Archive for the 'Māori culture' Category

Te tau hōu Māori: whakanuia!

Sounding conch shells at Matariki celebrations, Wairau Bar, Marlborough, 2009 (pic: Marlborough Express)

Sounding conch shells at Matariki celebrations, Wairau Bar, Marlborough, 2009 (pic: Marlborough Express)

Tēnā koutou, me ngā mihi o te tau hōu Māori ki a koutou katoa! Ae rā, ko te wā o Matariki tēnei, o Puanga rānei. Greetings of the Māori New Year to you all! To some iwi the new year is heralded by the appearance of the constellation Matariki (the Pleiades) in the sky, while to others it is the rising of the star Puanga (Rigel) that marks the start of the new year.

As you can read on Te Ara, Matariki/Puanga is an ancient festival, but one that had largely died out by the mid-20th century, before having a spectacular revival around the turn of this century. While I’m happy to be corrected, this year may in fact mark the 20th anniversary of Matariki’s modern revival.

In June 1995, Wellington’s Evening Post newspaper reported on a two-week festival, Te Whakanui i a Matariki, being held in the capital, mostly at Pipitea marae. Activities were to include kite-flying (which is traditionally associated with Matariki), demonstrations of Māori arts and talks on Māori issues. One of the key organisers of the event was the artist Diane Prince, and the event’s patron was Whetū Tirikātene-Sullivan, MP.

The modern festival of Matariki really took off in the early 2000s, particularly after it started to be promoted by the Museum of New Zealand Te Papa Tongarewa and Te Taura Whiri i te Reo Māori (the Māori Language Commission). In 2004, Libby Hakaraia published a popular book, Matariki: the Māori New Year, introducing Matariki and its associated customs.

Today Matariki/Puanga is widely celebrated in communities across the country. Many people have also suggested that the Māori new year should become a new public holiday. In 2009, Māori Party MP Rāhui Kātene’s private Member’s Bill, Te Rā o Matariki/Matariki Day Bill, which would have made Matariki a public holiday, had a first reading but was not supported to go to select committee.

There are two main reasons given in support of such a holiday (apart from wanting another day off work!). First, that we should have a holiday that is truly indigenous and based on the seasons of this land. Second, that we need a day of celebration, in contrast to Waitangi Day, which (rightly or wrongly) many people associate with contention and protest. Some people have suggested that a Matariki/Puanga holiday could replace the Queen’s Birthday holiday, or that the Māori new year would be a more appropriate time than Guy Fawkes Day for fireworks.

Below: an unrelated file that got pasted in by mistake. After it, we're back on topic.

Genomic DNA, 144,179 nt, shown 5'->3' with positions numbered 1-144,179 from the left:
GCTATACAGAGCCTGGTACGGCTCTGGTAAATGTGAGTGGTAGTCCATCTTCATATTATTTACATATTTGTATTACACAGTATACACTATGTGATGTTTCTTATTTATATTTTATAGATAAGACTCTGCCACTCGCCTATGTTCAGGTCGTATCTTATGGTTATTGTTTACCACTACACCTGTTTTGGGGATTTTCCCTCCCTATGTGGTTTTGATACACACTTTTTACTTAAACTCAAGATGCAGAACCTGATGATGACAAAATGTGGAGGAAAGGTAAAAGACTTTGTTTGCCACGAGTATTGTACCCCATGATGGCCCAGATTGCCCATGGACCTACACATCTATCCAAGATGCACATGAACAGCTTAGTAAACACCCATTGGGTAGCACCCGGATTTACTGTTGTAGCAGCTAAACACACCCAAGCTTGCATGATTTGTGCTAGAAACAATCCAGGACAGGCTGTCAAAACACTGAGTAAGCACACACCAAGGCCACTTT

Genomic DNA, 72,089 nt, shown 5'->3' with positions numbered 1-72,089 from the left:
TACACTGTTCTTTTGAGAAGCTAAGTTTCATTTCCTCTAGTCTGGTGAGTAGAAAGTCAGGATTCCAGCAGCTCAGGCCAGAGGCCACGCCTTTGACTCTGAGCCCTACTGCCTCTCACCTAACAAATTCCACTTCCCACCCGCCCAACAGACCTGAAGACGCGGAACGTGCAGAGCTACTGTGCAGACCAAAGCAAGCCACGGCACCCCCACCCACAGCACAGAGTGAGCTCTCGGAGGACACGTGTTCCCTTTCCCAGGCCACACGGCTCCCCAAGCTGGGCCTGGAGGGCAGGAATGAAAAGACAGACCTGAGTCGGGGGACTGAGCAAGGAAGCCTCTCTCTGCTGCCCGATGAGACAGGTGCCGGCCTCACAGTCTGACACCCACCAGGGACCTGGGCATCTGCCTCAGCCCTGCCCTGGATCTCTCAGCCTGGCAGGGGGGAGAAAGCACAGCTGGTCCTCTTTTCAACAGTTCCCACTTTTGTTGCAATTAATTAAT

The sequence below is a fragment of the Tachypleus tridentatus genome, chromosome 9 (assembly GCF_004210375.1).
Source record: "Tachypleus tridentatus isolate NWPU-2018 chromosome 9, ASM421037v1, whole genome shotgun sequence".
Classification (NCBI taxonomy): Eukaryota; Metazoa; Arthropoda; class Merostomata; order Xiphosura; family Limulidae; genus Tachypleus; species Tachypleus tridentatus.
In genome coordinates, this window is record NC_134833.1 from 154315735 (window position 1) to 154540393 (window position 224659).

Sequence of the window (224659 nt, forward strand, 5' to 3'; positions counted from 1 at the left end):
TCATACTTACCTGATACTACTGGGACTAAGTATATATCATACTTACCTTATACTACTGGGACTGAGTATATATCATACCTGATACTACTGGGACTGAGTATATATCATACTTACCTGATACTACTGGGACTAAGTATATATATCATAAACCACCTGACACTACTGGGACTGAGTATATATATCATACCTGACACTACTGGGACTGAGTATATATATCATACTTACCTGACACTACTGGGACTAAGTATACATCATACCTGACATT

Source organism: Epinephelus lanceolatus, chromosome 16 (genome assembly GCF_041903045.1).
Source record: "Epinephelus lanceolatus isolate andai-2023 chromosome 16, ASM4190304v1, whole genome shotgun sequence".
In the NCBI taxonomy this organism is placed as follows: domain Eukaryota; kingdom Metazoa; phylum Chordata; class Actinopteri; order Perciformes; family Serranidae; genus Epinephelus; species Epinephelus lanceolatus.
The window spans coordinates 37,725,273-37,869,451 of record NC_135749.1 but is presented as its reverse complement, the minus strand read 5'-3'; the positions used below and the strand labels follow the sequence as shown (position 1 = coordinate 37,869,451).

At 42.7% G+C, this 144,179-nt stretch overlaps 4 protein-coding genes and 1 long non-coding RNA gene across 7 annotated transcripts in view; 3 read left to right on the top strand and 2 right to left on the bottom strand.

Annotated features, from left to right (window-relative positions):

What do you think about the modern revival of Matariki/Puanga?

Kia maumahara tātau

The Anzac service at Rongomaraeroa marae (pic: Rongomaraeroa marae)

The Anzac service at Rongomaraeroa marae (pic: Rongomaraeroa marae)

When a whole community turns up to support an event you know it is a big deal. Pōrangahau’s population at the last census count was just 195 but approximately 300 people turned up to our Anzac Dawn Service.

The morning started with a brisk march from the Pōrangahau war memorial hall down to the church cemetery and our cenotaph. We were led by the Queen Alexandra’s Mounted Rifles, and as we got closer the sound of karanga echoed eerily of lives lost, of a new day, of a day commemorating those who served from our small community.

Remembering those who served (pic: Rongomaraeroa marae)

Remembering those who served (pic: Rongomaraeroa marae)

It was a time of beauty as well. I te ata hāpara (at dawn) Pōrangahau was shrouded in mist. Whānau marched on to our memorial hall and onwards to our urupā, Kaiwhitikitiki. With karakia we entered, laid our wreaths and moved about to mihi to all our tīpuna. A pōwhiri followed on our marae, Rongomaraeroa. A table stood proudly on the mahau filled with whānau photographs and taonga and our wharekai was beautifully decorated with poppies made by the kura. Waiata welcomed all our whānau and guests for parakuihi (breakfast) and we settled in to hear four local families share their First World War stories.

This is the first time I’ve known an Anzac service to come to the marae – and what a privilege it was to be there.

Kia maumahara tātau – lest we forget.